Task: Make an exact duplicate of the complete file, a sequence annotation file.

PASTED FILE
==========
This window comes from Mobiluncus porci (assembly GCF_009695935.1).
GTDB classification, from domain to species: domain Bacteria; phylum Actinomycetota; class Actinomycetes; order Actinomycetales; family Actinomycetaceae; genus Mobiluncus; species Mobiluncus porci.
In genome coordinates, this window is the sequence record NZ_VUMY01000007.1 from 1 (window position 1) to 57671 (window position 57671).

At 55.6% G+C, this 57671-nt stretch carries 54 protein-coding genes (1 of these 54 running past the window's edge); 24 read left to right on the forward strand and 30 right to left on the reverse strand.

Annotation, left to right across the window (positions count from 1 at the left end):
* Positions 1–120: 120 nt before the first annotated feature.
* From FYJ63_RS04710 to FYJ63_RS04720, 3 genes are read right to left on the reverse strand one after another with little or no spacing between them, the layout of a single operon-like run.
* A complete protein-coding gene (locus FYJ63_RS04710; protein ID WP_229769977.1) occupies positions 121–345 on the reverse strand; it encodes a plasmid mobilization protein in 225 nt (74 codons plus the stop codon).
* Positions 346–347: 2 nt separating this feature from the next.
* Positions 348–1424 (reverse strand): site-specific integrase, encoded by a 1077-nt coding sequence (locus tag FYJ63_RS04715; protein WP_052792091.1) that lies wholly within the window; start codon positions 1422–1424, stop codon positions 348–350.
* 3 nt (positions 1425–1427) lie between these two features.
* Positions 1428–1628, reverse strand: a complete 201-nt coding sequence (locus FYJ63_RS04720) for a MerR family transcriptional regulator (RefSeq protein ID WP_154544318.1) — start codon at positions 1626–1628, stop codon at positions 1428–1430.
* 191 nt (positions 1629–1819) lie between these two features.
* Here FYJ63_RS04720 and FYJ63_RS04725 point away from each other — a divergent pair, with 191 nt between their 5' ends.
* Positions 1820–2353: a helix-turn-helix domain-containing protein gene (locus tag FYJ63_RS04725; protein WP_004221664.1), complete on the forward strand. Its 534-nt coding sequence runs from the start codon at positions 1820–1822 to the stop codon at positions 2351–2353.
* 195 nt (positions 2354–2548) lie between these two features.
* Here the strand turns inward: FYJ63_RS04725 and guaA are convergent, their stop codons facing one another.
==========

This window comes from Mobiluncus porci (assembly GCF_009695935.1).
GTDB classification, from domain to species: domain Bacteria; phylum Actinomycetota; class Actinomycetes; order Actinomycetales; family Actinomycetaceae; genus Mobiluncus; species Mobiluncus porci.
In genome coordinates, this window is the sequence record NZ_VUMY01000007.1 from 1 (window position 1) to 57671 (window position 57671).

At 55.6% G+C, this 57671-nt stretch carries 54 protein-coding genes (1 of these 54 running past the window's edge); 24 read left to right on the forward strand and 30 right to left on the reverse strand.

Annotation, left to right across the window (positions count from 1 at the left end):
* Positions 1–120: 120 nt before the first annotated feature.
* From FYJ63_RS04710 to FYJ63_RS04720, 3 genes are read right to left on the reverse strand one after another with little or no spacing between them, the layout of a single operon-like run.
* A complete protein-coding gene (locus FYJ63_RS04710; protein ID WP_229769977.1) occupies positions 121–345 on the reverse strand; it encodes a plasmid mobilization protein in 225 nt (74 codons plus the stop codon).
* Positions 346–347: 2 nt separating this feature from the next.
* Positions 348–1424 (reverse strand): site-specific integrase, encoded by a 1077-nt coding sequence (locus tag FYJ63_RS04715; protein WP_052792091.1) that lies wholly within the window; start codon positions 1422–1424, stop codon positions 348–350.
* 3 nt (positions 1425–1427) lie between these two features.
* Positions 1428–1628, reverse strand: a complete 201-nt coding sequence (locus FYJ63_RS04720) for a MerR family transcriptional regulator (RefSeq protein ID WP_154544318.1) — start codon at positions 1626–1628, stop codon at positions 1428–1430.
* 191 nt (positions 1629–1819) lie between these two features.
* Here FYJ63_RS04720 and FYJ63_RS04725 point away from each other — a divergent pair, with 191 nt between their 5' ends.
* Positions 1820–2353: a helix-turn-helix domain-containing protein gene (locus tag FYJ63_RS04725; protein WP_004221664.1), complete on the forward strand. Its 534-nt coding sequence runs from the start codon at positions 1820–1822 to the stop codon at positions 2351–2353.
* 195 nt (positions 2354–2548) lie between these two features.
* Here the strand turns inward: FYJ63_RS04725 and guaA are convergent, their stop codons facing one another.